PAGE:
At the time of Sigismund’s death, Oldřich of Rožmberk was the most important Czech nobleman, and was the head of the weaker Catholic party. If he wanted to get something through, he always needed the support of at least some of the moderate Hussites. This situation arose in the election of the new King of Bohemia. Albrecht Habsburg was accepted by the Czech Catholics, Oldřich had no problem with him, who had already come into contact with him several times in the past. The radical Hussites and some moderate Utraquists (led by Hynek of Pirkenstein) opposed the election of Albrecht. Oldřich led a delegation to announce Albrecht’s election as King of Bohemia, and the same delegation went with him to Prague for the coronation, which took place at the end of June 1438. There was no serious clash between the parties of Casimir of Poland, although there were plans for fighting at Tabor, in which Oldřich would have taken part. In May 1439, Oldřich, together with his relative Menhart of Hradec (a leading figure of the Utraquists), was appointed administrator and governor of the Bohemian kingdom.

King Albrecht II of Rome, Hungary and Bohemia (anonymous painting from the 16th century)

After the death of Albrecht of Habsburg, talks about a new monarch began between Oldřich of Rožmberk and Menhart of Hradec on the one hand, and Aleš of Šternberk and Hynek Ptáček of Pirkenštejn (who began to unite the moderate Calixtines) on the other. At the beginning of 1440, the so called Moderate Charter was negotiated in Prague. At this time, negotiations with several candidates - Frederick of Habsburg, Ladislaus Posthumous, or his mother (these were preferred by Oldřich) and the Polish court (Hynek’s party). Negotiations failed for many reasons - mainly due to the reluctance of the candidates, sometimes even Oldřich, who is comfortable with the kinglessness, hindered the negotiations.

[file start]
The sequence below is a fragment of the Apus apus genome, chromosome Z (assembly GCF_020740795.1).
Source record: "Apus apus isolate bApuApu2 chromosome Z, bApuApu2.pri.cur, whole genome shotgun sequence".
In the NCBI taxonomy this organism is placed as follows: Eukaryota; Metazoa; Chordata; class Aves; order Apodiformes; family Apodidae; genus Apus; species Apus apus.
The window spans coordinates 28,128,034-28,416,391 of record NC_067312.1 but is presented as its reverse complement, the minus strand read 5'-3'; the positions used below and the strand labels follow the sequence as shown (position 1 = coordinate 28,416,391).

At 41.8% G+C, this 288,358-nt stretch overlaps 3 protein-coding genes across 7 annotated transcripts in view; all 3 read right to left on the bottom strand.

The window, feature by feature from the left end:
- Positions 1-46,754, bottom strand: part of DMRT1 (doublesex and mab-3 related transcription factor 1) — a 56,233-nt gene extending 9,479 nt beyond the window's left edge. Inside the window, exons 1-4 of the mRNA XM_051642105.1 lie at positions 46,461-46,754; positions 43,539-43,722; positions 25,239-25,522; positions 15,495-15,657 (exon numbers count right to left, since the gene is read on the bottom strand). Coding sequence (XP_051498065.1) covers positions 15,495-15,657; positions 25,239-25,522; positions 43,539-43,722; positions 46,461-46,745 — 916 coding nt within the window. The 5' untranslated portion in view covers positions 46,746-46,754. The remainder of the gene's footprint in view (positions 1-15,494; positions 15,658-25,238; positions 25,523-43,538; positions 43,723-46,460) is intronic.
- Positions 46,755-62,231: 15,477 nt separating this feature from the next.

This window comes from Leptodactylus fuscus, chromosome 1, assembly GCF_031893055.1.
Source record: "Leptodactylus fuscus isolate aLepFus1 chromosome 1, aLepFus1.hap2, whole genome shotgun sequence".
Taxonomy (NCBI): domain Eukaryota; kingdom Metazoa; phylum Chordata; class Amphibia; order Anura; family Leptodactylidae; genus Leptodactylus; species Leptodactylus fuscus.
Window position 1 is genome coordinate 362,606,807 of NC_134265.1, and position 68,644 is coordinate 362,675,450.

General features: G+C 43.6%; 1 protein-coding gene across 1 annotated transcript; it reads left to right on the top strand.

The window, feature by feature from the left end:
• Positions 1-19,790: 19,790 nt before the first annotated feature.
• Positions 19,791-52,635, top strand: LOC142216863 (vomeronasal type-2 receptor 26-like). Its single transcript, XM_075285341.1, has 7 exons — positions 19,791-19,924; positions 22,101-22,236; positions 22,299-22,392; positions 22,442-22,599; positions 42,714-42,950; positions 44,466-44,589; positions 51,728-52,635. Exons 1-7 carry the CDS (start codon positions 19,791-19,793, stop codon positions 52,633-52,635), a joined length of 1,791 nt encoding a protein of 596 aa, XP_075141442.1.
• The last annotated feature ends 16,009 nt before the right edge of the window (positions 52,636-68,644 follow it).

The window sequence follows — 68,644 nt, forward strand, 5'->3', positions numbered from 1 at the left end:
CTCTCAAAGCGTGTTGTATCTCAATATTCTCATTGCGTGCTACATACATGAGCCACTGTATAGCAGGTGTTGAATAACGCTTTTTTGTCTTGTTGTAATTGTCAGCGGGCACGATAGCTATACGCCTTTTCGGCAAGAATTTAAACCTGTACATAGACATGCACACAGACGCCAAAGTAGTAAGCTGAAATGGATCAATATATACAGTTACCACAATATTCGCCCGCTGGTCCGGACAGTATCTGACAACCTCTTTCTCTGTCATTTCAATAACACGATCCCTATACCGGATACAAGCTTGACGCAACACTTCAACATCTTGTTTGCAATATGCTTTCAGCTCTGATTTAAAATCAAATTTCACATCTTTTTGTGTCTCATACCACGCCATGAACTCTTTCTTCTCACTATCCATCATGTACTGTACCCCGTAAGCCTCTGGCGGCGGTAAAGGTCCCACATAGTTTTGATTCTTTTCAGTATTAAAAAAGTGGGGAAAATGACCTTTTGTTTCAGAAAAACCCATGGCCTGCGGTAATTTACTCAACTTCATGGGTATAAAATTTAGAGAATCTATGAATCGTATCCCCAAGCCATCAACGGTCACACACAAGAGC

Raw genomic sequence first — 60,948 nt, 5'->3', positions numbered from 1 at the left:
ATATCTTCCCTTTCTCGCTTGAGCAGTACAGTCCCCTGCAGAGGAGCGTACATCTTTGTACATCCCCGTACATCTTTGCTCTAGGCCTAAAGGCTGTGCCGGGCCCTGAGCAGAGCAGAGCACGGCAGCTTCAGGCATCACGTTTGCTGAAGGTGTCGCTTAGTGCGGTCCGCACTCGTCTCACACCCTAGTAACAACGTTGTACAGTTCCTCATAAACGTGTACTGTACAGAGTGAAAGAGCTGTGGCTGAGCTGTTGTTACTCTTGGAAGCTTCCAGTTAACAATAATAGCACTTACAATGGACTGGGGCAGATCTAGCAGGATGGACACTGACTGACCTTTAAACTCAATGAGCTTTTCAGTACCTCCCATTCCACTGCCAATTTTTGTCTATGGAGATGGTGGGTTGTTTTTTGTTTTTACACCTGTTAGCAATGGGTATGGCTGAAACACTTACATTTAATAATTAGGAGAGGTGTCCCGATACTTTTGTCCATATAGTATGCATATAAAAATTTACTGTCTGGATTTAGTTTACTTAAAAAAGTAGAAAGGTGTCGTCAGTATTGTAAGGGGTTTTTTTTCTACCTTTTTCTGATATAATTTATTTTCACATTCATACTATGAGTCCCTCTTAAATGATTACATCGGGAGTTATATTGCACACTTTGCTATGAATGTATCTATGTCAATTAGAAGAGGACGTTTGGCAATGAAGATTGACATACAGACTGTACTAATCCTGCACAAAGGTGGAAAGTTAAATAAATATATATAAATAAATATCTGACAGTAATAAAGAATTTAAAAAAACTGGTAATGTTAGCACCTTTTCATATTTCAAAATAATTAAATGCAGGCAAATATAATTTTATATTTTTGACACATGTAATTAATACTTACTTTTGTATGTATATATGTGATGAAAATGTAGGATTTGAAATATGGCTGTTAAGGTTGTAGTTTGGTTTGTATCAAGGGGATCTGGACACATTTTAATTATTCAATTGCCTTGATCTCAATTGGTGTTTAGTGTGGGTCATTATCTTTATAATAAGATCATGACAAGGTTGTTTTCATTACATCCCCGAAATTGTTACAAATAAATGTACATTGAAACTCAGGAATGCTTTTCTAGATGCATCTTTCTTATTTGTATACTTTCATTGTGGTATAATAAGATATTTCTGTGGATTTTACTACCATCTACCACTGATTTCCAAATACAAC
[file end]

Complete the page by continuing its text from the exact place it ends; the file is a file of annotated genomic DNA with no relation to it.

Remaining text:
In the early 1440s a small war (mostly in the form of robberies) between Tábor and Oldřich of Rožmberk takes place, peace is made in 1444 at Lipnice Castle.

At this time Oldřich settled his accounts with Jan Smil of Křemže, the former governor of Tábor, who had been in his prison since 1439. After making peace with the Taborites, he extorted his possessions from him in return for a promise of release, but he continued to keep him in prison and in 1447 Oldřich had Jan Smil beheaded.

Another dark side of the kingless period was Oldřich’s counterfeiting activities. He took advantage of the absence of royal power and the dysfunction of the authorities and the provincial court to enrich himself. Today’s research has found 30 documents in which previous kings (16 Sigismund, 6 John of Luxembourg, …) granted him or his predecessors estates or important privileges (e.g. on the indivisibility of the Rosenberg property). In some cases, even the seals of the monarchy were successfully forged.

It was probably Oldřich II of Rožmberk who asserted the Italian origin of the Rožmberks, deriving them from the Orsini family (he met one of its members, a cardinal, in the 1420s). This fiction took hold under his sons.